H is for...
I opened a store so I could sell old haberdashery things (and other globetrotting finds & treasures), I have many a fond memory of haberdashery visits while growing up. My mother was great at sewing , so we would often be mathing thread to fabric and buying a quarter metre of material (she made beautiful quilts), plus ribbons for my pigtails. My version of a haberdasher’s store is more nineteenth century than 1970s: all things attached to paper; sets of 10 mother of pearl buttons; glass-topped dressmaker’s pins; fabric tape measures and other needs; needles in tin casing; tailor’s chalk. All these things make up my sewing kit, and give me great pleasure whenever I mend or make something. My thread often looks like a tangled mess ; put them in a loop on wire or string in colourways for ease & organisation. They look so pretty, keep them out as decoration. Shop my collection of twine & haberdashery here.
Years ago, I found a market outside of Paris, a jambon & brocante market to be exact. It was the best market I have ever been to, not just for the fabulous finds, but for the fact that at lunchtime the stalls closed, and shop owners pulled out their beautiful short-stemmed vintage glasses, linen napkins & silver cutlery to accompany their just as fabulous cheeses, oysters & ham (of course!). It was such a simple daily ritual that I have now incorporated it into my life, and love nothing more than sipping my Pouilly-Fuissé from one of these glasses. I have now collected them from around the world (not just France) and embrace their mix-&-match quality, and the stories & memories their purchase holds.
As computers and electronic messaging take over our lives more and more, its lovely to be reminded of the quirks and imperfections of handwritten letters and notes. This one, titled ‘How not to get that job: a success article’ is full of crisscross and editing marks, and was unearthed in a New York flea market, but you might find that your own family archives are full of written memorabilia ideal for framing or displaying. Shop my collection of stationary here.
A boyfriend and I had a secret language. When we needed to tell each other ‘I love you’, we would press our palms together. We though of getting smaller versions (of the outline of each other’s hands) on our shoulders so when we were sleeping at night, side by side, our palms would be pressed together. I no longer have that boyfriend but am left with a fascination for hands. The protective hand of Fatima, a French door knocker of a hand clasping a ball, illustrations of sign language and shadow puppets, hands cast in metal and carved out of graphite to write with, wooden artists’ hands, the outline of a loved one’s hand on the wall in pencil, the wire outlines you push into gloves to maintain their shape, and even the simple saying of ‘fingers crossed’.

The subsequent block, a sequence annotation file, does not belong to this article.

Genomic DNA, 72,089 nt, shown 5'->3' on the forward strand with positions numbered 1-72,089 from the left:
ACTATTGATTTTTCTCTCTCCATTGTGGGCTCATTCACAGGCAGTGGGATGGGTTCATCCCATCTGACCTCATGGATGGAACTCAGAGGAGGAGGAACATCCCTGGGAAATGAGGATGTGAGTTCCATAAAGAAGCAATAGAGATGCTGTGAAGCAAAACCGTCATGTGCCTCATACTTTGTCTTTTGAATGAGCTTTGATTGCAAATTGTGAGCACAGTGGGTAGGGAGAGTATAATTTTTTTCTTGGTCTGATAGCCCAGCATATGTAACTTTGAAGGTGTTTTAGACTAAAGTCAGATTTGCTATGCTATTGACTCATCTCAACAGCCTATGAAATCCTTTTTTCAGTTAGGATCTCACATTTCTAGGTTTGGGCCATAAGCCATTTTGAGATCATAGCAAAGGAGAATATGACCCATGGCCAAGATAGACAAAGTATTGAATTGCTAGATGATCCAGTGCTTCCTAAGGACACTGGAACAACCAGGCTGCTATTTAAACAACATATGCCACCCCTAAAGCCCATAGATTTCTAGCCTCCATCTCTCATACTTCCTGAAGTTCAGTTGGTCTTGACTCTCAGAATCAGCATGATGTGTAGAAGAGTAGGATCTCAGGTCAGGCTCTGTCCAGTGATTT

Hangers & hooks
Not just for coats & clothes. I use coat hangers to show off everything, including amulets, beautiful scarves, textiles and posters, which I hang from a picture rail or hook or bookshelf. I pick up old wooden & wire ones in markets and vintage clothing stalls. You can never have too many hooks. Although I do not have hooks on the back of all my doors, I use them much more liberally , to hang sponges and hammam towels in the bathroom, for mirrors on the stairway. Make a feature of them. I buy them on boards or as single sin salvage places. Shop my range of hooks here.
One of my favourite things. Many people would not take a second look at forgotten hardware, such as this, but for me it holds as much wonder as a treasure chest. The spectrum of colours that springs from a basic mix of ageing wood and tarnished metal is a perfect example of my foundation colours. It offers unusual alternatives for hanging or displaying things around the home: brass hooks, curtain rings, handmade wooden pegs, string and electrical cord, iron nails, brown paper tape, steel ship pulleys and shackles, and rubber bands. Shop my range of hardware here.
Wherever I travel, I buy a version of the Panama hat. It is part of my outfit and now I have many. On a trip to Ecuador, I visited the home of the Panama hat.